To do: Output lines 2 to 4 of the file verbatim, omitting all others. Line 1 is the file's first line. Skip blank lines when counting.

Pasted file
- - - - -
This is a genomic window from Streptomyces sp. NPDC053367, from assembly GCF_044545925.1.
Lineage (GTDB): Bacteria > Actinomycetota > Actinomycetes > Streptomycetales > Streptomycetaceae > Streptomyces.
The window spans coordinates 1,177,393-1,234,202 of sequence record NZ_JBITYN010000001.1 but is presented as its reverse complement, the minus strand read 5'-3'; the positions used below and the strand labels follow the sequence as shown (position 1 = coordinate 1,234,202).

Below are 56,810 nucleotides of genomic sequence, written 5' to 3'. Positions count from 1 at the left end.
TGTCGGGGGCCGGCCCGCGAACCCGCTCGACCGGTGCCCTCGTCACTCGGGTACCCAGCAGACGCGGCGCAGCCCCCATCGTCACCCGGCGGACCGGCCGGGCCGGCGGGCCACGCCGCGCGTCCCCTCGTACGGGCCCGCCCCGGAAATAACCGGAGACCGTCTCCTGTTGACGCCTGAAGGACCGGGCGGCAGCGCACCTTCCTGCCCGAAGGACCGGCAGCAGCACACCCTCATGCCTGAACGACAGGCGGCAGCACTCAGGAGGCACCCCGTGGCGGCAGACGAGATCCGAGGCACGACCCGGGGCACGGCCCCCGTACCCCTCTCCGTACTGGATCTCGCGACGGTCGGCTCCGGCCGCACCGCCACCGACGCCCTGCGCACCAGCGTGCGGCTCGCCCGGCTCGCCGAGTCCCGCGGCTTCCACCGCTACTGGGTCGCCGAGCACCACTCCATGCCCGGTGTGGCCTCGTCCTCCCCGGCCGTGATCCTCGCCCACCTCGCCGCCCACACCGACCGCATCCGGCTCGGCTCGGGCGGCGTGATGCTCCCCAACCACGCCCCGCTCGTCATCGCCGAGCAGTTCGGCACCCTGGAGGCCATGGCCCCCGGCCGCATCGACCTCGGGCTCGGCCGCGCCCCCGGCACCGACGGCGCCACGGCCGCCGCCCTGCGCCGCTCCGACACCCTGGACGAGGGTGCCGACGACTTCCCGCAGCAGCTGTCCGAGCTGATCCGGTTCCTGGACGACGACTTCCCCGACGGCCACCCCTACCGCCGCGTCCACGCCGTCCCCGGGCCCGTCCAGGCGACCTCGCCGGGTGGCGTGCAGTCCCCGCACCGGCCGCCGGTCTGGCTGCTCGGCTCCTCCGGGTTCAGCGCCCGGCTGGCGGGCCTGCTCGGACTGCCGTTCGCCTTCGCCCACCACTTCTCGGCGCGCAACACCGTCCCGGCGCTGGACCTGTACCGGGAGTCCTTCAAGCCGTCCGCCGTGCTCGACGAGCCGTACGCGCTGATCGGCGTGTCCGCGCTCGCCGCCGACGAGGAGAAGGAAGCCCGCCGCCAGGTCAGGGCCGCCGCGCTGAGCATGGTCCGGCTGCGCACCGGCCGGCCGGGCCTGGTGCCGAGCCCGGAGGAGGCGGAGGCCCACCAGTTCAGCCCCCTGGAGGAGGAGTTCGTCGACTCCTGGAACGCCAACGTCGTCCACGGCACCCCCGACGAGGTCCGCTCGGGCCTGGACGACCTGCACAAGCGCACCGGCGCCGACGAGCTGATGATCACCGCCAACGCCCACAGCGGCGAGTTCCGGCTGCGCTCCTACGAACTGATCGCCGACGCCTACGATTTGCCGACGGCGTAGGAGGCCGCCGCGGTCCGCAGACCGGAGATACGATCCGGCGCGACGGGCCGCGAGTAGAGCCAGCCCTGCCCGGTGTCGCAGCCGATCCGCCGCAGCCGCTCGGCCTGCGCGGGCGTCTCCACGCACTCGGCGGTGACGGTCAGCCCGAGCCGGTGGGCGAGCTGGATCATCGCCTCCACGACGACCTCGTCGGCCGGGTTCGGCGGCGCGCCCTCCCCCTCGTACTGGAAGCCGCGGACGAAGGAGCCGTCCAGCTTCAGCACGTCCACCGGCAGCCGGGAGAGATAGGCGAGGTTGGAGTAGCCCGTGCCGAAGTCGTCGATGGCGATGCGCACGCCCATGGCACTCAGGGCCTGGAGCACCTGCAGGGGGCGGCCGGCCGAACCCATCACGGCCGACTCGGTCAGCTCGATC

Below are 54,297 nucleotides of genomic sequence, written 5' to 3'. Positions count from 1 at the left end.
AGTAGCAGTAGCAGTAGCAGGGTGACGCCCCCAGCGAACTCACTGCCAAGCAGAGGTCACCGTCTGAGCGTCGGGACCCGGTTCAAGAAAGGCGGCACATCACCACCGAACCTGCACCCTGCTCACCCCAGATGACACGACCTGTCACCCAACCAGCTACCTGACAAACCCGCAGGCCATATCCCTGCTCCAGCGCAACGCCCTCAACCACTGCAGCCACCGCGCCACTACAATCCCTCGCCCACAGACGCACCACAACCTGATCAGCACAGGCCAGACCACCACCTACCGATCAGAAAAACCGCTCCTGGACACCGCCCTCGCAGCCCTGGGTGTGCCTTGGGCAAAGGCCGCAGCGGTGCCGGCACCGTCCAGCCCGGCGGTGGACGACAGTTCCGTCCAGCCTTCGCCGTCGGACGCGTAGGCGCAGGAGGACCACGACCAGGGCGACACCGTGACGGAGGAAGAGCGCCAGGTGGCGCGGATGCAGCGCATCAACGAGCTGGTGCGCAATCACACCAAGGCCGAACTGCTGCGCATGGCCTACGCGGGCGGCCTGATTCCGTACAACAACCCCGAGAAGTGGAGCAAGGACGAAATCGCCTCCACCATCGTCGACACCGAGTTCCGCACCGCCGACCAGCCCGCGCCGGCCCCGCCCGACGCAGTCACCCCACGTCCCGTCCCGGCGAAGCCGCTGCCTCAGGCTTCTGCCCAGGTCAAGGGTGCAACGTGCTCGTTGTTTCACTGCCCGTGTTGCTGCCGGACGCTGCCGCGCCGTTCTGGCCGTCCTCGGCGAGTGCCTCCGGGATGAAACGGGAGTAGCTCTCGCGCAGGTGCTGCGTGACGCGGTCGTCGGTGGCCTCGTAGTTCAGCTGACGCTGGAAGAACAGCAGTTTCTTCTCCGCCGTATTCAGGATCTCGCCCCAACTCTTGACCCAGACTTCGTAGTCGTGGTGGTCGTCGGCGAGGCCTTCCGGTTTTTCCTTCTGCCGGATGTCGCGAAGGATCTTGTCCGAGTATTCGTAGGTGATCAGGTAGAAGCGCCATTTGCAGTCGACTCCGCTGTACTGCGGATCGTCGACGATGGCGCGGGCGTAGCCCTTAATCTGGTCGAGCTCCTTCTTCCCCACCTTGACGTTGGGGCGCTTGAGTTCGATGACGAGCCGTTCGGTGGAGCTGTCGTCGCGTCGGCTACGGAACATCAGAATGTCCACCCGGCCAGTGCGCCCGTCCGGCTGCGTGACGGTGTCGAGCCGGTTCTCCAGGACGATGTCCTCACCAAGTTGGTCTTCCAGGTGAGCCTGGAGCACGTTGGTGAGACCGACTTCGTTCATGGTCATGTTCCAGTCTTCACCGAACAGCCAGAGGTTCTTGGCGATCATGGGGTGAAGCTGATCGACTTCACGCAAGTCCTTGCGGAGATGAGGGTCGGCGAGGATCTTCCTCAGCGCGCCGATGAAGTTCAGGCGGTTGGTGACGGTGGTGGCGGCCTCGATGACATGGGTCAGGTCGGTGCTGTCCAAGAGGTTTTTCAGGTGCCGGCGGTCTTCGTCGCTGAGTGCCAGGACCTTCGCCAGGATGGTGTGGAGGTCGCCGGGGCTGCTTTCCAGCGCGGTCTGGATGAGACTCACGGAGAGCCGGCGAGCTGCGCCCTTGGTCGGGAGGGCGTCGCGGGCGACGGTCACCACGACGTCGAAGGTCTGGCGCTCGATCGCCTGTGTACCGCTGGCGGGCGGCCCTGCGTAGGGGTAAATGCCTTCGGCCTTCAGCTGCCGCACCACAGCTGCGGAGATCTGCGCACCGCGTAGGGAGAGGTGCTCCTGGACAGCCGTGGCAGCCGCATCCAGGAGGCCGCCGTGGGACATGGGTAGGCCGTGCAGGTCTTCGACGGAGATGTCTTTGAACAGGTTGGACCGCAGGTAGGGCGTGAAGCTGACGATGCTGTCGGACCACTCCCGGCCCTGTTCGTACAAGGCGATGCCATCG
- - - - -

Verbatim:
Lineage (GTDB): Bacteria > Actinomycetota > Actinomycetes > Streptomycetales > Streptomycetaceae > Streptomyces.
The window spans coordinates 1,177,393-1,234,202 of sequence record NZ_JBITYN010000001.1 but is presented as its reverse complement, the minus strand read 5'-3'; the positions used below and the strand labels follow the sequence as shown (position 1 = coordinate 1,234,202).

Below are 56,810 nucleotides of genomic sequence, written 5' to 3'. Positions count from 1 at the left end.